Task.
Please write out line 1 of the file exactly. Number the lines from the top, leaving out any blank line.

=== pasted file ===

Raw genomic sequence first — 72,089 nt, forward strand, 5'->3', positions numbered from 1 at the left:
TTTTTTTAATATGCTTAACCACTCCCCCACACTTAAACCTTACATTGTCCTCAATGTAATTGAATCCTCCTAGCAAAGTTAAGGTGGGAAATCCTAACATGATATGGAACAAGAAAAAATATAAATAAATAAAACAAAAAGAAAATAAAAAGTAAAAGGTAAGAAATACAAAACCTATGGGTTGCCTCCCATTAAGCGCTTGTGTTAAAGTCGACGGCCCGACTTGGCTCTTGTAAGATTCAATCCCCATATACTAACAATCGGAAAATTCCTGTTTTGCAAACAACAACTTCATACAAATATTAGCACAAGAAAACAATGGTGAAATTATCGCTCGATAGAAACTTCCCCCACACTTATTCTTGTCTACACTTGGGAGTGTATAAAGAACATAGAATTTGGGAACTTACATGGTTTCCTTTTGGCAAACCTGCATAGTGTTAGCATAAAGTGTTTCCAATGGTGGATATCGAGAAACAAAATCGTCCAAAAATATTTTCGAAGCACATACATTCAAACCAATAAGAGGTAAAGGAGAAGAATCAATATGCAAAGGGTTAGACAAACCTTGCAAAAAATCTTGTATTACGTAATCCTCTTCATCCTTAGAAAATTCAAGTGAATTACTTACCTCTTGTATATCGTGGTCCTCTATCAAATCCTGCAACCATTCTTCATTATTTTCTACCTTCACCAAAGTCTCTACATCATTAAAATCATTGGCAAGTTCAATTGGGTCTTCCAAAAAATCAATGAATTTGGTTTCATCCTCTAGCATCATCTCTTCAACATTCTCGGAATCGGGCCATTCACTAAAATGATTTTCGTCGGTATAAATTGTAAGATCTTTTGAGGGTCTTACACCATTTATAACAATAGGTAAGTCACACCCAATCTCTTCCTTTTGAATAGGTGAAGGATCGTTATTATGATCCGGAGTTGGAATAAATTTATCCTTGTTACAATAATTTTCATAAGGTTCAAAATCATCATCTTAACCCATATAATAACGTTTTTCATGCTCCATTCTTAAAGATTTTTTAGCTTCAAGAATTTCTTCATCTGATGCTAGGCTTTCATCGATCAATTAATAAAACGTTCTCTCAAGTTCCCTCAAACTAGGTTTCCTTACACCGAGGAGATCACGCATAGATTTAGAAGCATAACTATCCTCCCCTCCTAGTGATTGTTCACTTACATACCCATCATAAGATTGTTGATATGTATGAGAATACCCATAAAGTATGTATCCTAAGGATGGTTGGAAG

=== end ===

Raw genomic sequence first — 72,089 nt, forward strand, 5'->3', positions numbered from 1 at the left: